Joshua 13/14 – Preached @ Ebenezer Church on 16 Aug 2010
Jesus says in John 14:2 “In my Father’s house are many mansions: if it were not so, I would have told you. I go to prepare a place for you.”
Most of the time, we hear this verse being read at funeral services.
Now, this is more than a verse for funeral services.
These are the words of Jesus telling us about our eternal future.
And we should be concerned about our eternal future every day of our lives and not just during funeral services.
Jesus tells us that there are many mansions in heaven.
And He is going there to prepare a place for us who believe in Him.
So, this is only for those who believe in Him.
Do you believe in Jesus?
Are you living your life in a manner that demonstrates that you believe in Him?
The Apostle Paul was given a glimpse of heaven when he was caught up in the Spirit in 2 Cor 12.
He tells us that heaven just cannot be described with human vocabulary.
Heaven is just too wonderful for us to imagine.
It is something that our 3-dimensional mind cannot visualise.
There are many places on earth that I have read about, seen pictures of and hope to visit one day.
But if heaven is really like what Paul has described it to be, don’t you long to go there?
Is that longing to be in heaven greater than being able to visit places on earth?
Jesus says that He has gone ahead to prepare a place for us who believe in Him.
Have you been thinking about heaven?
Are you longing to go there?
Are you looking forward to Jesus coming again soon?
Or are you so caught up in your life on earth with no time to consider religion?
Sometimes, we can be just so caught up with things here on earth.
We are busy with our families, our work, our studies or our friends.
Some of our children are so busy with their activities, facebook and computer games.
These things occupy our minds to the extent that we give no thoughts to eternal things.
Friends, every time we have fellowship together we need to remind ourselves that we should be thinking about eternity.
We need to remind each other that we have an inheritance in heaven.
That’s the difference between Christian fellowship and normal friendship.
The challenge for each of us in this Church is to bring our level of friendship with each other to a level of true Christian fellowship.
Otherwise, our Church will be no different from a club or society that simply has members and activities.
So, let’s start doing this during our tea-break after worship today.
Now, Joshua 13 onwards is about the division of land amongst the various tribes in Israel.
It is about Israel receiving their physical inheritance after their long journey and war.
There are altogether 24 chapters in the book of Joshua.
About 10 of these (from chapter 13 onwards) are spent on the division of land and the blessings of the tribes.
These 10 chapters make up about 42% of the entire book of Joshua.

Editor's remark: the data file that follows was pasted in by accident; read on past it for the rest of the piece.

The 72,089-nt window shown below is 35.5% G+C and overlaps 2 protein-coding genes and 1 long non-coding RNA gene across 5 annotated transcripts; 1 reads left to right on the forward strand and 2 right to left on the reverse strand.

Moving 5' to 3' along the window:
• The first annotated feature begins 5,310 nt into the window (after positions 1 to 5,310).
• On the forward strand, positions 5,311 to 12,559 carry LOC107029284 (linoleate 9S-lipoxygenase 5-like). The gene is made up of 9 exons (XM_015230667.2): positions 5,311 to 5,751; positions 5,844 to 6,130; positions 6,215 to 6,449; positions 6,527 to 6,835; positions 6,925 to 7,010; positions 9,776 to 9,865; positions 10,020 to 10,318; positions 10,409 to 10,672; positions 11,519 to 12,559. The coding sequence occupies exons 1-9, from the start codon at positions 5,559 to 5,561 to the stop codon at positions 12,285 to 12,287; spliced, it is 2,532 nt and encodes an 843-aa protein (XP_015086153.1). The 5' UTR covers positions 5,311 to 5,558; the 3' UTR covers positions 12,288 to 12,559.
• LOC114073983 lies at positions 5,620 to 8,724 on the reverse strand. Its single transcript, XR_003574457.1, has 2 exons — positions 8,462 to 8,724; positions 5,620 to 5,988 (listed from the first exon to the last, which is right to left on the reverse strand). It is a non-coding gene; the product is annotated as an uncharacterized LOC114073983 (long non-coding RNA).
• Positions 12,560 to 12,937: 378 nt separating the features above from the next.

In other words, 42% of the book of Joshua describes the physical inheritance they have in the land of Canaan.
Now, the book of Joshua is a portrayal of our Christian life.
So, perhaps this is a hint to us that we should be spending at least 42% of our lives pondering about our eternal inheritance.
We obviously fall short in this matter.
That is why we constantly need to remind each other of these things.
Remember what we need to do during tea break.
Now, reading these 10 chapters may appear very difficult for us who are not Jews.
We are not familiar with the culture or tribes of Israel.
We are not familiar with the geography of Israel.
But these 10 chapters meant a lot to the Israelites because it concerned their inheritance.
God gave Abraham a promise in Gen 15.
And after >400years & after so many battles & hardships, the Israelites finally see the fulfilment of this promise.
So it was an exciting experience.
So there was great expectations surrounding this matter of their inheritance.
Do you have the great expectations about your inheritance in heaven?
Are you excited about it that you zealously search the scriptures to know more about it?
Eccl 12:1 reminds us to “Remember now our Creator in the days of our youth, before the evil days come and the days draw near when we say “I have no pleasure in them.”
We ought to think about our inheritance in our youth and not when we are old and unable to.
Now, out of chapters 13-14, there are 2 points that I want to highlight today:
1. The reward for Caleb’s faithfulness
2. The reward of the Levites
1) The reward for Caleb’s Faithfulness
In Numbers 13, there were 12 spies whom Moses sent to survey Canaan.
10 out of these 12 complained about the difficulty of conquering Canaan.
They led the Israelites into self-pity and they all sinned against God.
This resulted in the Israelites being punished with 40 years of wandering in the wilderness.
But 2 of the 12 spies suggested an immediate attack on Canaan.
These 2 spies were Joshua and Caleb.
We know who Joshua is.
We have seen his consistent behaviour and character.
He was certainly a choice leader to succeed Moses.
And the conquest of Canaan was a testimony of his good leadership.
But who is Caleb? Have you heard of him?
The Bible tells us that he was the son of Jephunneh, the Kenezite.
He was a contemporary or peer of Joshua.
Caleb was just as faithful a man as Joshua.
He was just as capable a military soldier.
Well, he survived the spying mission together with Joshua.